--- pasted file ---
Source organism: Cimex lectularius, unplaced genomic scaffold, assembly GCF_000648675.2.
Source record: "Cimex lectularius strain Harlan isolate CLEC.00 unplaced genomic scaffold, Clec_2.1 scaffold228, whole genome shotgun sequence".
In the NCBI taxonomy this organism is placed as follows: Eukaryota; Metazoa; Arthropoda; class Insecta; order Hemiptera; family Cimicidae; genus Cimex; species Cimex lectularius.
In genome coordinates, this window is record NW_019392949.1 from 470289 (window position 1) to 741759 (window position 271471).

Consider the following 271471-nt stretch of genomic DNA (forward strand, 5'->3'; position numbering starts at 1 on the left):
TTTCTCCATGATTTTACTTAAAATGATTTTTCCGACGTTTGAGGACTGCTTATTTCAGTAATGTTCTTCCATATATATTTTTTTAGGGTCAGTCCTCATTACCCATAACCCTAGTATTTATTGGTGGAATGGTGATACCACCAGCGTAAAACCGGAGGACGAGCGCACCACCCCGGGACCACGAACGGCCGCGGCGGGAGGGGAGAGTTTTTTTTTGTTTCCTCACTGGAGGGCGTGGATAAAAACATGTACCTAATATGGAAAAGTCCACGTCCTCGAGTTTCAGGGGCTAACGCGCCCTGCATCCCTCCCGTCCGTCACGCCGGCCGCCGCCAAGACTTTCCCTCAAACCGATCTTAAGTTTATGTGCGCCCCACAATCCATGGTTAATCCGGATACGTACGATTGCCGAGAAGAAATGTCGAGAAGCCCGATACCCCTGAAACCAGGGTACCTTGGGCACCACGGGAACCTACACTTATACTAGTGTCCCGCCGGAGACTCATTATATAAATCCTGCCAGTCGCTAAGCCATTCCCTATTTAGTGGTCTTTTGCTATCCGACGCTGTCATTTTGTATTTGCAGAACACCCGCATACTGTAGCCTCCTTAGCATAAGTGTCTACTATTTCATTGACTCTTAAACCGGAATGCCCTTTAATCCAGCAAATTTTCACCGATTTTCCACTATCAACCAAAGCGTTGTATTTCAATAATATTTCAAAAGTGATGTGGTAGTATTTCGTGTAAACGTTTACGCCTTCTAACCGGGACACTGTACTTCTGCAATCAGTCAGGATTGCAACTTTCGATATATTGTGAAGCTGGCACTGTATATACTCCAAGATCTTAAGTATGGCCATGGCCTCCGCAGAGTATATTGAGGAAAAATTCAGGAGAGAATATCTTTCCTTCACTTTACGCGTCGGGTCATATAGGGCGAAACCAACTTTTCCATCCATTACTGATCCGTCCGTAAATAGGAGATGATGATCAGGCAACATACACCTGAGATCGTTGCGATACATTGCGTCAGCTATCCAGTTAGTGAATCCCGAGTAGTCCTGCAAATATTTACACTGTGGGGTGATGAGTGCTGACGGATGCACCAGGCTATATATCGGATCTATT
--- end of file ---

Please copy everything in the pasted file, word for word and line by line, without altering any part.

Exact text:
Source organism: Cimex lectularius, unplaced genomic scaffold, assembly GCF_000648675.2.
Source record: "Cimex lectularius strain Harlan isolate CLEC.00 unplaced genomic scaffold, Clec_2.1 scaffold228, whole genome shotgun sequence".
In the NCBI taxonomy this organism is placed as follows: Eukaryota; Metazoa; Arthropoda; class Insecta; order Hemiptera; family Cimicidae; genus Cimex; species Cimex lectularius.
In genome coordinates, this window is record NW_019392949.1 from 470289 (window position 1) to 741759 (window position 271471).

Consider the following 271471-nt stretch of genomic DNA (forward strand, 5'->3'; position numbering starts at 1 on the left):
TTTCTCCATGATTTTACTTAAAATGATTTTTCCGACGTTTGAGGACTGCTTATTTCAGTAATGTTCTTCCATATATATTTTTTTAGGGTCAGTCCTCATTACCCATAACCCTAGTATTTATTGGTGGAATGGTGATACCACCAGCGTAAAACCGGAGGACGAGCGCACCACCCCGGGACCACGAACGGCCGCGGCGGGAGGGGAGAGTTTTTTTTTGTTTCCTCACTGGAGGGCGTGGATAAAAACATGTACCTAATATGGAAAAGTCCACGTCCTCGAGTTTCAGGGGCTAACGCGCCCTGCATCCCTCCCGTCCGTCACGCCGGCCGCCGCCAAGACTTTCCCTCAAACCGATCTTAAGTTTATGTGCGCCCCACAATCCATGGTTAATCCGGATACGTACGATTGCCGAGAAGAAATGTCGAGAAGCCCGATACCCCTGAAACCAGGGTACCTTGGGCACCACGGGAACCTACACTTATACTAGTGTCCCGCCGGAGACTCATTATATAAATCCTGCCAGTCGCTAAGCCATTCCCTATTTAGTGGTCTTTTGCTATCCGACGCTGTCATTTTGTATTTGCAGAACACCCGCATACTGTAGCCTCCTTAGCATAAGTGTCTACTATTTCATTGACTCTTAAACCGGAATGCCCTTTAATCCAGCAAATTTTCACCGATTTTCCACTATCAACCAAAGCGTTGTATTTCAATAATATTTCAAAAGTGATGTGGTAGTATTTCGTGTAAACGTTTACGCCTTCTAACCGGGACACTGTACTTCTGCAATCAGTCAGGATTGCAACTTTCGATATATTGTGAAGCTGGCACTGTATATACTCCAAGATCTTAAGTATGGCCATGGCCTCCGCAGAGTATATTGAGGAAAAATTCAGGAGAGAATATCTTTCCTTCACTTTACGCGTCGGGTCATATAGGGCGAAACCAACTTTTCCATCCATTACTGATCCGTCCGTAAATAGGAGATGATGATCAGGCAACATACACCTGAGATCGTTGCGATACATTGCGTCAGCTATCCAGTTAGTGAATCCCGAGTAGTCCTGCAAATATTTACACTGTGGGGTGATGAGTGCTGACGGATGCACCAGGCTATATATCGGATCTATT